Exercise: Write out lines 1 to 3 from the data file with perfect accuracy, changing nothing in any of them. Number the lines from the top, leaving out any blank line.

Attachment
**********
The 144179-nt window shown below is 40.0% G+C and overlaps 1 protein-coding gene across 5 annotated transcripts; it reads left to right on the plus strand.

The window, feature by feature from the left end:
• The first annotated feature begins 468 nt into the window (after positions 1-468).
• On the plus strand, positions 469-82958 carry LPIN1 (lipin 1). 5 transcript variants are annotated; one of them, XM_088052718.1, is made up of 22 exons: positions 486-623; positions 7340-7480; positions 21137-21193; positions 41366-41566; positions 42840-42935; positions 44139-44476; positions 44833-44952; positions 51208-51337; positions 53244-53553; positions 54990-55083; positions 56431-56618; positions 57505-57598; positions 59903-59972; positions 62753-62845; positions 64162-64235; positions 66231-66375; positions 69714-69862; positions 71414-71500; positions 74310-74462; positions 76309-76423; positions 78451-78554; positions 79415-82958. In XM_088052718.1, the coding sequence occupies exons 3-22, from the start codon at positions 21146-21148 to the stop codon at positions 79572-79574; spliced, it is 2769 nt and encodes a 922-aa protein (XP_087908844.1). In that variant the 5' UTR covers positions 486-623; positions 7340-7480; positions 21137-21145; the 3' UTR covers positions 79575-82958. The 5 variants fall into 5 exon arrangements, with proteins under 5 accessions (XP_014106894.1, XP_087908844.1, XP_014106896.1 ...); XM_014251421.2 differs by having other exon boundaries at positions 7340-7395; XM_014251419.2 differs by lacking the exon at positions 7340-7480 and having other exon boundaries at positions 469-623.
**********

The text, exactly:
The 144179-nt window shown below is 40.0% G+C and overlaps 1 protein-coding gene across 5 annotated transcripts; it reads left to right on the plus strand.

The window, feature by feature from the left end:
• The first annotated feature begins 468 nt into the window (after positions 1-468).